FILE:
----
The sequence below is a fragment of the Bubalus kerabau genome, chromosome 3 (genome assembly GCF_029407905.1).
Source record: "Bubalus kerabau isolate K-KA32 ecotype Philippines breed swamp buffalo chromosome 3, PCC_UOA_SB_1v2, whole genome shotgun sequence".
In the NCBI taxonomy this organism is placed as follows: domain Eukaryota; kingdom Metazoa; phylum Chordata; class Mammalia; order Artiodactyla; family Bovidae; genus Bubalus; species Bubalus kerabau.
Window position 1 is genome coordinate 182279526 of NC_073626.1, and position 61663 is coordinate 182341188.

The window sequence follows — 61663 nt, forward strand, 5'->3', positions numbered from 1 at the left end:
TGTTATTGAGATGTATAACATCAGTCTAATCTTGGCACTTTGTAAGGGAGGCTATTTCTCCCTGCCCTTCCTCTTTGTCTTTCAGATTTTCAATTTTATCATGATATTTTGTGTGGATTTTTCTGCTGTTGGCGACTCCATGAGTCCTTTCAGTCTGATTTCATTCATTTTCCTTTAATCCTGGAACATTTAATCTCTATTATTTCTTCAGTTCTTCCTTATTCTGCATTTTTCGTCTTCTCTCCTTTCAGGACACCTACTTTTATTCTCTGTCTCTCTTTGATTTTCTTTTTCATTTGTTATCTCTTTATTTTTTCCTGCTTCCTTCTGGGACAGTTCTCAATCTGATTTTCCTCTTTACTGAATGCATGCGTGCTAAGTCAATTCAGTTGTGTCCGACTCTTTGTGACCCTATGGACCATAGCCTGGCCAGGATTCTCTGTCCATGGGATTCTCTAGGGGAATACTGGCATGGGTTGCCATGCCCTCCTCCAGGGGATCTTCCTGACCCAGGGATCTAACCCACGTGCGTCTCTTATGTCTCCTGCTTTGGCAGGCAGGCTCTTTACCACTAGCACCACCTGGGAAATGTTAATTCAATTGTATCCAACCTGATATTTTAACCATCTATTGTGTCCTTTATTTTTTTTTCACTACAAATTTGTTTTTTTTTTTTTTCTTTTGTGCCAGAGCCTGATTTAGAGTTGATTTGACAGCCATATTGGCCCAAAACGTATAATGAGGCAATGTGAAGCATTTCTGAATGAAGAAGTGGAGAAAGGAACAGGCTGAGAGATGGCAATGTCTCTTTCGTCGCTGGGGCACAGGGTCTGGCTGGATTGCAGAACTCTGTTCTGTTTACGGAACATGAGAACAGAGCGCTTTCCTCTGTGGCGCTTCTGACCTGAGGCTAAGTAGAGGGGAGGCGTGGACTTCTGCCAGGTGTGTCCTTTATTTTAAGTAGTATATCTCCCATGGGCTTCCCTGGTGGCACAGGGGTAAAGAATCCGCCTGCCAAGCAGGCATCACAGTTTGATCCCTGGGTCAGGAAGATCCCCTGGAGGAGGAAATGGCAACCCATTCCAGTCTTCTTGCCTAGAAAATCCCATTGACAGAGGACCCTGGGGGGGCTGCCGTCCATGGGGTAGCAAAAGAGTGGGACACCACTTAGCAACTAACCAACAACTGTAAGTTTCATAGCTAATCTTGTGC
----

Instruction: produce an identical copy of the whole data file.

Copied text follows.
The sequence below is a fragment of the Bubalus kerabau genome, chromosome 3 (genome assembly GCF_029407905.1).
Source record: "Bubalus kerabau isolate K-KA32 ecotype Philippines breed swamp buffalo chromosome 3, PCC_UOA_SB_1v2, whole genome shotgun sequence".
In the NCBI taxonomy this organism is placed as follows: domain Eukaryota; kingdom Metazoa; phylum Chordata; class Mammalia; order Artiodactyla; family Bovidae; genus Bubalus; species Bubalus kerabau.
Window position 1 is genome coordinate 182279526 of NC_073626.1, and position 61663 is coordinate 182341188.

The window sequence follows — 61663 nt, forward strand, 5'->3', positions numbered from 1 at the left end:
TGTTATTGAGATGTATAACATCAGTCTAATCTTGGCACTTTGTAAGGGAGGCTATTTCTCCCTGCCCTTCCTCTTTGTCTTTCAGATTTTCAATTTTATCATGATATTTTGTGTGGATTTTTCTGCTGTTGGCGACTCCATGAGTCCTTTCAGTCTGATTTCATTCATTTTCCTTTAATCCTGGAACATTTAATCTCTATTATTTCTTCAGTTCTTCCTTATTCTGCATTTTTCGTCTTCTCTCCTTTCAGGACACCTACTTTTATTCTCTGTCTCTCTTTGATTTTCTTTTTCATTTGTTATCTCTTTATTTTTTCCTGCTTCCTTCTGGGACAGTTCTCAATCTGATTTTCCTCTTTACTGAATGCATGCGTGCTAAGTCAATTCAGTTGTGTCCGACTCTTTGTGACCCTATGGACCATAGCCTGGCCAGGATTCTCTGTCCATGGGATTCTCTAGGGGAATACTGGCATGGGTTGCCATGCCCTCCTCCAGGGGATCTTCCTGACCCAGGGATCTAACCCACGTGCGTCTCTTATGTCTCCTGCTTTGGCAGGCAGGCTCTTTACCACTAGCACCACCTGGGAAATGTTAATTCAATTGTATCCAACCTGATATTTTAACCATCTATTGTGTCCTTTATTTTTTTTTCACTACAAATTTGTTTTTTTTTTTTTTCTTTTGTGCCAGAGCCTGATTTAGAGTTGATTTGACAGCCATATTGGCCCAAAACGTATAATGAGGCAATGTGAAGCATTTCTGAATGAAGAAGTGGAGAAAGGAACAGGCTGAGAGATGGCAATGTCTCTTTCGTCGCTGGGGCACAGGGTCTGGCTGGATTGCAGAACTCTGTTCTGTTTACGGAACATGAGAACAGAGCGCTTTCCTCTGTGGCGCTTCTGACCTGAGGCTAAGTAGAGGGGAGGCGTGGACTTCTGCCAGGTGTGTCCTTTATTTTAAGTAGTATATCTCCCATGGGCTTCCCTGGTGGCACAGGGGTAAAGAATCCGCCTGCCAAGCAGGCATCACAGTTTGATCCCTGGGTCAGGAAGATCCCCTGGAGGAGGAAATGGCAACCCATTCCAGTCTTCTTGCCTAGAAAATCCCATTGACAGAGGACCCTGGGGGGGCTGCCGTCCATGGGGTAGCAAAAGAGTGGGACACCACTTAGCAACTAACCAACAACTGTAAGTTTCATAGCTAATCTTGTGC